Haru and Junpei were extremely lucky. They had a destination in mind, beds waiting for them, enough gas to make the journey, and no loans to repay in Tokyo. They were able to pick up and go, and had the courage and foresight to move swiftly. Safely ensconced in the tiny village of Ooshima, they are able to raise their baby boys relatively free of fear and paranoia. Parents in Tokyo continue to scrutinize labels in supermarkets and worry about the radiation level of food in restaurants, with some cafes now featuring radiation detectors on the premises to reassure customers. In a contrasting scenario, Haru, Junpei, and their children enjoy self-sufficiency, eating only their own produce and rarely buying anything “in town”. Haru stays near the house every day, devoting herself to the boys and doing most of the cooking. Papa Junpei works together with the in-laws (they all seem to get along) planting rice and vegetables, harvesting according to season, doing various construction projects, and teaching the steady stream of folks like my daughter: acolytes who come to learn practical skills and find a “fresh start”.  The acolytes, who inhabit various tiny cabins built around the main house, care for the animals (goats, chickens, and rabbits), help with the cooking and cleaning on a rotating schedule, and experience self-sufficiency first-hand. Everyone works hard, eats well, and sleeps soundly, with the exception of the rooster, who I suspect suffers from insomnia. But that’s a story for my next post.

Of course, what I’ve just described is not everyone’s idea of an idyllic life. “They live with the in-laws!” you say? Well, yes, but that’s actually no big deal.  Many Japanese couples do; it’s expected in some families, and grandparents are a great help with child-rearing. “Who wants to live out in the boonies? Is there even cell phone reception?” is the next question. Hmm. My smart phone was working just fine, even at the top of a mountain (Japan is amazing that way), and the young people I met at the festival some hours earlier seemed bursting with energy and creativity (a good many of them are potters and craftsmen, Junpei explained. He himself was a potter in his former life in Tokyo).  And though Haru sighed and asked me when mothering would become “less consuming”, she and Junpei both seemed relieved to be out of the city.  Living in Tokyo meant bearing a daily psychological burden. Living with the in-laws in Nagano meant a physically hard but relatively anxiety-free lifestyle.

I could understand Haru and Junpei’s choice.  And I was beginning to understand why my daughter loved this place. If you’re not yet ready to pack up and leave for Nagano, I will do my best to convince you in one last post. Until then, good night, take care, and thank you for reading.

Lion Dancing and Treacherous Navigation

When you last saw me, I had been deposited in the middle of a festival.  Dressed like a (US) college student, I was surrounded by earthy-crunchy people and wishing desperately that I was dressed like them.  I own clothes like that, too- I just didn’t bring them.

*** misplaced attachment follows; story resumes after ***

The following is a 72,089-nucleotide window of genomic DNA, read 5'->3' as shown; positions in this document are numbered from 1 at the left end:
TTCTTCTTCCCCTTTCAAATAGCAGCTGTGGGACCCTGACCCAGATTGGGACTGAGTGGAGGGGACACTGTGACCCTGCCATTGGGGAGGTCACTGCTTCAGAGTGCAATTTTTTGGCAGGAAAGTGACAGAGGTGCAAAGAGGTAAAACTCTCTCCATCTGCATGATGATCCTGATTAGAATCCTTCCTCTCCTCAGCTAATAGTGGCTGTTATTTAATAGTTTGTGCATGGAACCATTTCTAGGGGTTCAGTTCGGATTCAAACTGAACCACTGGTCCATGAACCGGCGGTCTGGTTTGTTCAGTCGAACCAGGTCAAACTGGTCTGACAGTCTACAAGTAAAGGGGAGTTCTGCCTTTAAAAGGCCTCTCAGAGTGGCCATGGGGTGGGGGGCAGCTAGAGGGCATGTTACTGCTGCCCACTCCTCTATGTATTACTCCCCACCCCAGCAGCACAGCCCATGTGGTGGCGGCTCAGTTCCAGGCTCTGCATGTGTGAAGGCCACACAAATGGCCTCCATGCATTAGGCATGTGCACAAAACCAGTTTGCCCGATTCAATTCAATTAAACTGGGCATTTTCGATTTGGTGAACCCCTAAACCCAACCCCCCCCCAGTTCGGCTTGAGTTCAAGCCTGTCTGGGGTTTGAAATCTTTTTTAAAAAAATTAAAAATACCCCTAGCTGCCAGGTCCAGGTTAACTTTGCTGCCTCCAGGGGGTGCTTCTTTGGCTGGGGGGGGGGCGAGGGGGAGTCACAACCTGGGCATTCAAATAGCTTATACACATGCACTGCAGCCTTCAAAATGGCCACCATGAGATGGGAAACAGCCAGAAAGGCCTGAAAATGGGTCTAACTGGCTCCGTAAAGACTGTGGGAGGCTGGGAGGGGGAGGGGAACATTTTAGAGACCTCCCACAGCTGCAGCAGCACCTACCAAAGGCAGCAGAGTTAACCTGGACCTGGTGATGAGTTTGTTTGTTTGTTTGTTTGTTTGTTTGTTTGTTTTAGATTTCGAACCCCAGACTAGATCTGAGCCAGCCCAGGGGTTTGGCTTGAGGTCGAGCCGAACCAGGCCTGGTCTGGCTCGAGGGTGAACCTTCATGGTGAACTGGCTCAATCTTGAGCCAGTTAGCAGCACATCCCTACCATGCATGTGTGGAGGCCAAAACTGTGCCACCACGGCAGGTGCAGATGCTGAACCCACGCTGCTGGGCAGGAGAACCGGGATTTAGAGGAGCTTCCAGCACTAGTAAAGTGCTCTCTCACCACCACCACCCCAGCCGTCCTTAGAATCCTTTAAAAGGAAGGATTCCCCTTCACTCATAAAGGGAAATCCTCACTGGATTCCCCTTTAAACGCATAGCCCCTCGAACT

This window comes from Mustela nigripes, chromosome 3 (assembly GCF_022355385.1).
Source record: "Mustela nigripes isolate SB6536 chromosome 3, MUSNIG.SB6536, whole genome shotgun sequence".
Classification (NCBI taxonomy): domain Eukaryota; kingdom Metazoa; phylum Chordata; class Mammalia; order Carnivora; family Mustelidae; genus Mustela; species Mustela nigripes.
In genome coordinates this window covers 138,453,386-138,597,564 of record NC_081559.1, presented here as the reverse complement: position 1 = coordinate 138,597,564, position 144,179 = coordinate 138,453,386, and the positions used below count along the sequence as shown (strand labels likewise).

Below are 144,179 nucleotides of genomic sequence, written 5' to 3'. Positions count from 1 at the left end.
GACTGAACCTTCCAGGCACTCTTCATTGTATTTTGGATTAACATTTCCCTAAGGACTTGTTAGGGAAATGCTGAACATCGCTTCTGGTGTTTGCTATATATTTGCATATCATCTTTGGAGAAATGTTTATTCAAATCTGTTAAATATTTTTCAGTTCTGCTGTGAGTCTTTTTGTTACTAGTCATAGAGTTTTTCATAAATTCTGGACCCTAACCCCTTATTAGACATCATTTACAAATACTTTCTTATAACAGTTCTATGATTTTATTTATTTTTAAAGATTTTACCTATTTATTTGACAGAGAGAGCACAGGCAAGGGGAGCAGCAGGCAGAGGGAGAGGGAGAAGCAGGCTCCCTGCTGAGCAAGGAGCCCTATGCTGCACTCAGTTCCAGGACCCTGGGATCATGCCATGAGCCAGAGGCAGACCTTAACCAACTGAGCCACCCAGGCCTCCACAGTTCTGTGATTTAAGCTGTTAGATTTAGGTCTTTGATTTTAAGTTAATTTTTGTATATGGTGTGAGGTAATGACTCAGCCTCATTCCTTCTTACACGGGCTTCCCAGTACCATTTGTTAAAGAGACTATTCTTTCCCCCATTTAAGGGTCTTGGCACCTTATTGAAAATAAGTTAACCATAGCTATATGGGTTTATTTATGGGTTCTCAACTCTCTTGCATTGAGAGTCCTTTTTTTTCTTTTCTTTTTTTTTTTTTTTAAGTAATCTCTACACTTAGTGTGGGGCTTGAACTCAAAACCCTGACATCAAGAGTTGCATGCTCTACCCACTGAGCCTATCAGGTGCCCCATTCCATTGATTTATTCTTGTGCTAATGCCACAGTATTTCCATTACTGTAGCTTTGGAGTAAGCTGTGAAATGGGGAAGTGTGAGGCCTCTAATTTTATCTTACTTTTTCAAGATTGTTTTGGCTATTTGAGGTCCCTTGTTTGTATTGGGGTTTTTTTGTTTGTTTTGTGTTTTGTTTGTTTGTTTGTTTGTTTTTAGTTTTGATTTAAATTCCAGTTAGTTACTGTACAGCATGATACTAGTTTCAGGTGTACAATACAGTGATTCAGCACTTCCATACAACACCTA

Haru-san and her friend with their babies. Can you tell that babies at this stage are interested in Mom rather than finding friends?

While I was busy ogling the festival-goers, my hosts had already moved off to chat with friends, taking the placid baby boys with them. No problem. It seemed that Junpei and Haru were not the “Come meet my friends!  I’ll show you around!” types, so it was up to me to strike out on my own and navigate the festival.  Truthfully, what I really wanted was to get to the farm already, have something to eat, and find my bearings (Cue to my nagging conscience: “No, no, never mind what you really want!  That’s not what you signed up for. You’re here for the experience.” ).  And conscience won, of course,  since the other alternatives would have been either faking exhaustion and pleading a delicate constitution (nope–not with my pride at stake), or stating baldly that I did not want to have fun, and insist on going straight home (spoiling their fun, and making no friends from the outset).  I knew that it was best to buck up, plunge into the crowd, and pretend to be at ease.  So I did.

Children willingly getting their heads chomped by Shishimai.

It was a short but action-packed little festival featuring, among other things, a group of grandfathers performing the “Shishimai Odori”–or Lion Dance.  Draping themselves in a huge Chinese-patterned cloth and resembling a many-legged snake or dragon with a large wooden Lion’s head , the men gamboled freely about the festival grounds.  Note: I always feel uneasy when Japanese monsters chase small children (this is a staple attraction at many different festivals, and caused my own children undue anxiety in their toddler years), but at this event–in an interesting reversal– the children were gleefully chasing the lion!  “Why?” I asked the woman next to me, in a brave attempt to make friends and figure out what was happening.  “Well, they want to get their heads bitten,” was the reply. (Oh, right. Of course.)  My neighbor elucidated, and I learned that a head-bite from the Shishimai is supposed to increase brain power.  Still, it was rather unnerving to see parents ignore the howling  as they eagerly rushed to pop their babies’ heads into the clacking wooden jaws of the Lion.  Babies will need the extra brain-power to help them rationalize their inexplicable fear of snakes and lions later on, right?

The many-legged Shishimai, looking for a head to nibble.

Along with the head-nibbling, there were also Taiko performances by schoolchildren, and an African drumming performance by both kids and adults (something that would never happen in Hadano–it’s not “traditional”).  The African drumming was wildly popular, and I was mesmerized by one young mother who happily abandoned her baby to a friend, leaped into the performer’s area and began dancing wildly while the other mothers clapped out the rhythm. With all the excitement going on around me, I could not get a proper photo of her, so I will leave readers to imagine the scene.